Corporate commitments around emissions reductions are on the rise these days, which is creating opportunity for startups developing the next generation of carbon measurement tools. A US-based company called Yard Stick hopes to provide farms with a faster, cheaper and more accurate set of soil carbon measurement tools with which to do this.
With a hardware/software product, Yard Stick provides near-instant carbon measurement, reporting and verification (MRV) to agrifood companies working to lower their carbon intensity.
Six such companies, all partners of Yard Stick, recently received a collective total of $225 million from the United States Department of Agriculture’s (USDA) Partnerships for Climate-Smart Commodities initiative. Yard Stick was chosen as the official soil carbon stock quantification partner for these projects, and will receive $18 million as part of the deal.
Why it matters:
Soil carbon measurement today is complex and costly. Accurate measurements require digging up soil samples and sending them to a lab, where they’re often burnt to determine carbon content. Small changes in carbon can be tough to detect, and scientists debate the accuracy of some methods. As Purdue University’s Center for Commercial Agriculture pointed out recently, there’s “significant uncertainty regarding the ability to measure year-to-year changes in soil organic carbon—a necessity of a soil carbon market that makes annual payments”
While its full technology offering is still a work in progress, Yard Stick intends to eradicate the need for sending dug-up samples to the lab. Instead, the company’s hardware-software product uses in-situ infrared spectroscopy to capture carbon levels in the soil with a handheld probe and accompanying software.
“When something is expensive and onerous, you don’t do a lot of it,” Yard Stick co-founder and CEO Chris Tolles tells AFN. “That’s why climate-smart commodities is encouraging to us. It’s soil scientists who are most enthused about our offering. It’s their job to explain the causal relationship between, for example, ‘[farming] practices X and tons [of carbon] Y. And right now they only have access to a very expensive, laborious, therefore error prone process.”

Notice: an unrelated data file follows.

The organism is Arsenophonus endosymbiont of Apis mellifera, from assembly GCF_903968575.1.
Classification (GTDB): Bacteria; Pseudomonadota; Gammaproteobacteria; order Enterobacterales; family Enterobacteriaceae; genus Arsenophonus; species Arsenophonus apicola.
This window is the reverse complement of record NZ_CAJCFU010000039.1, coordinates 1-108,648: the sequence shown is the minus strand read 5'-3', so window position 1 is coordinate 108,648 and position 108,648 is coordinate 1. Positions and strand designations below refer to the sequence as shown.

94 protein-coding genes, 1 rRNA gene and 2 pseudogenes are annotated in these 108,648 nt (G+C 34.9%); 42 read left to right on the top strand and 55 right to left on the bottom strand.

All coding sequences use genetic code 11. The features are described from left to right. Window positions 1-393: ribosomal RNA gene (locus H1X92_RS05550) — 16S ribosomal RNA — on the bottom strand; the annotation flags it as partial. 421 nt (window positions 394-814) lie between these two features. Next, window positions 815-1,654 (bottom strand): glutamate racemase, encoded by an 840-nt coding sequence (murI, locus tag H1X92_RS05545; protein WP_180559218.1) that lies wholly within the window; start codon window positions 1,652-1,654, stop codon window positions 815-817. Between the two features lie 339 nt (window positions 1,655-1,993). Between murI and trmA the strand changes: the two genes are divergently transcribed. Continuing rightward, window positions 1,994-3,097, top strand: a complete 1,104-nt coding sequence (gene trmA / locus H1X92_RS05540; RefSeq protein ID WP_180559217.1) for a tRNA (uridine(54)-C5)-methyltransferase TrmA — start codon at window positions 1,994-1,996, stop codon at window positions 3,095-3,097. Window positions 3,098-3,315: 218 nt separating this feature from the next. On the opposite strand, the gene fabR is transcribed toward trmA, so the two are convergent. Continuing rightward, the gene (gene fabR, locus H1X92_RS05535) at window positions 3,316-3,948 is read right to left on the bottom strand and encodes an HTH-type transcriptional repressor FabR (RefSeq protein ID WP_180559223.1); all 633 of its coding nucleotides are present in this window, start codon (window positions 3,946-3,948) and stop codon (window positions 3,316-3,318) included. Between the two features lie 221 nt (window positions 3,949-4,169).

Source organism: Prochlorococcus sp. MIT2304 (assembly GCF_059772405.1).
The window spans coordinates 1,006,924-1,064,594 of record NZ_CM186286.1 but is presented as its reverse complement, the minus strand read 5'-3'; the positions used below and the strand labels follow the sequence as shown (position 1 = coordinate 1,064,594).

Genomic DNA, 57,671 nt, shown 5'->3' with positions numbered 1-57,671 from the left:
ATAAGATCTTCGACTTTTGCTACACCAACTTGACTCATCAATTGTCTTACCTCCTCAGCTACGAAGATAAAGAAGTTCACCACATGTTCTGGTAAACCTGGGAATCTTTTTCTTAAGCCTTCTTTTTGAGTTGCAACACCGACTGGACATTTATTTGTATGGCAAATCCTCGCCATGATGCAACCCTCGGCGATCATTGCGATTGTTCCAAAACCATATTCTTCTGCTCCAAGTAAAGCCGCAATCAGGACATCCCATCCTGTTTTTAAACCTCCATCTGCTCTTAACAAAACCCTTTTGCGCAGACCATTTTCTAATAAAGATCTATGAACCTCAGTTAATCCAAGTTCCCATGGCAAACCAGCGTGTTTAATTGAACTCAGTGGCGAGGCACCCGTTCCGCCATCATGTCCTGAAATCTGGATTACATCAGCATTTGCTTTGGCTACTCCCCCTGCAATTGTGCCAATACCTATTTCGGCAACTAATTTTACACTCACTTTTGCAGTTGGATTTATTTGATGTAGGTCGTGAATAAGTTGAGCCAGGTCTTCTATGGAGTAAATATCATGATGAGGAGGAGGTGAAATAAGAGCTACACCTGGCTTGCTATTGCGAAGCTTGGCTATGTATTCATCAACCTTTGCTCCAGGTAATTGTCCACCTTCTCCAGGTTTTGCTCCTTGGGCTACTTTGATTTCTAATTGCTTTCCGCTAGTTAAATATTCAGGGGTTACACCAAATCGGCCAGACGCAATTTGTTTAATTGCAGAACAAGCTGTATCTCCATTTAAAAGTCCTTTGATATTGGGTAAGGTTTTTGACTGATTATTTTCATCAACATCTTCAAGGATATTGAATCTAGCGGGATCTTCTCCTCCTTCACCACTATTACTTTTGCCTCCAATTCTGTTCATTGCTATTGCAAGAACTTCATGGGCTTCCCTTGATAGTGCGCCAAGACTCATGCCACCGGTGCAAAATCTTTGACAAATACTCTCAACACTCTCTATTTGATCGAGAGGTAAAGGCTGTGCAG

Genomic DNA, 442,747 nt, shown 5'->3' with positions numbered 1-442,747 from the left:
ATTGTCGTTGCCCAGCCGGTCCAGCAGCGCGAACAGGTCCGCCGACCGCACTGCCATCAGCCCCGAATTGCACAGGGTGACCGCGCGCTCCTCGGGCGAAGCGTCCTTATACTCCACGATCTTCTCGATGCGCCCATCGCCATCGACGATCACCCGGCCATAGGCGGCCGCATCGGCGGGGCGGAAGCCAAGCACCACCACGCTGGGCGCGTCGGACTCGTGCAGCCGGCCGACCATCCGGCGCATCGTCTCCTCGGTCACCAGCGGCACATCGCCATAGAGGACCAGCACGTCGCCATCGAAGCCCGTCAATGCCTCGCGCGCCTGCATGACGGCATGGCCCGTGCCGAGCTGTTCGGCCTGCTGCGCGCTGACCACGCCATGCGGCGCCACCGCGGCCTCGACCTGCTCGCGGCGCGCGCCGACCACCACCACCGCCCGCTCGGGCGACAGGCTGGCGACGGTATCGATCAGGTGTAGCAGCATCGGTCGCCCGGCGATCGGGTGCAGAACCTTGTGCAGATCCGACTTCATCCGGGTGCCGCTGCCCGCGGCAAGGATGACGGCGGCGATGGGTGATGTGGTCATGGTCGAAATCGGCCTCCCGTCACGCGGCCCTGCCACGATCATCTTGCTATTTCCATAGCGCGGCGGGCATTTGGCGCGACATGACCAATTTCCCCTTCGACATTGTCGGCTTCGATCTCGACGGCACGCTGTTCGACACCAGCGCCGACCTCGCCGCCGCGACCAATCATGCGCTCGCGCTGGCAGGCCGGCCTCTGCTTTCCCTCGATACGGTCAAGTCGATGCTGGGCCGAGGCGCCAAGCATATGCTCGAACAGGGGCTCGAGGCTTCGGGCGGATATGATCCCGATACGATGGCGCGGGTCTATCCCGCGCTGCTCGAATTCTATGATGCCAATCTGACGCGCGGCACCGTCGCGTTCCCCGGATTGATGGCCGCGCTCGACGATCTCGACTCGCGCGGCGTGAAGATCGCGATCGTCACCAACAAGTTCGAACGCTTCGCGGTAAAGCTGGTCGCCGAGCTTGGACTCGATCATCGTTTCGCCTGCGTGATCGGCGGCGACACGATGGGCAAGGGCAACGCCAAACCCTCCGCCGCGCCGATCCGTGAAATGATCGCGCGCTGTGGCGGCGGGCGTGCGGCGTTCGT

“What we want to do is reduce the direct cost of sampling by an order of magnitude,” he adds.
How Yard Stick works:
Yard Stick’s MRV software provides a web-based dashboard to which farms can upload field boundaries, select the methodology they want to use for their project, and generate point data. Yard Stick can then produce a sample plan aligned with major carbon methodologies.
“Our partners chose us because this is the way that we should be interacting with high quality MRV data,” says “Tolles. “We should not be emailing each other spreadsheets and saying, ‘Just trust me.’ There should be chain of custody, there should be ‘auditability.’”
The hardware component is a cloud-enabled, handheld spectral probe with a camera on its tip. The device can see and collect data on organic soil carbon and bulk density measurements. In Tolles’ words, the process is like “taking a movie of the soil.” Data is available instantly, without anyone ever having to dig up soil and send it to a lab for analysis.
“Our software has been trained to identify organic carbon,” says Tolles. “This is the hardware that will transform the direct cost of soil carbon measurement.” Yard Stick said that the company’s combined hardware-software combo will reduce the cost of measuring soil carbon “by more than 90%.”
This hardware offering is not yet available. Yard Stick anticipates publishing data on the probe’s efficacy next year. The $18 million will assist in this process.
“In the meantime, we have all the other pieces of a high quality soil MRV platform,” says Tolles.
The USDA Grant
The USDA’s Partnership for Climate Smart Commodities aims to expand markets for climate-smart commodities in the US, providing farmers with benefits in the process. US Secretary of Agriculture Tom Vilsack announced this month that the USDA is investing up to $2.8 billion in 70 selected projects through this initiative.
Yard Stick’s participating partners include Organic Valley, Texas A&M, South Dakota State University, General Mills, Stonyfield Organic and others. These companies will use the Yard Stick technology — including, eventually, the hardware — to demonstrate lower carbon intensity in their operations.
“They chose us [because] we’re a service provider, they need to quantify socks and that’s what we do. And we do so with a technology backbone that’s pretty distinct from most of the alternatives.”
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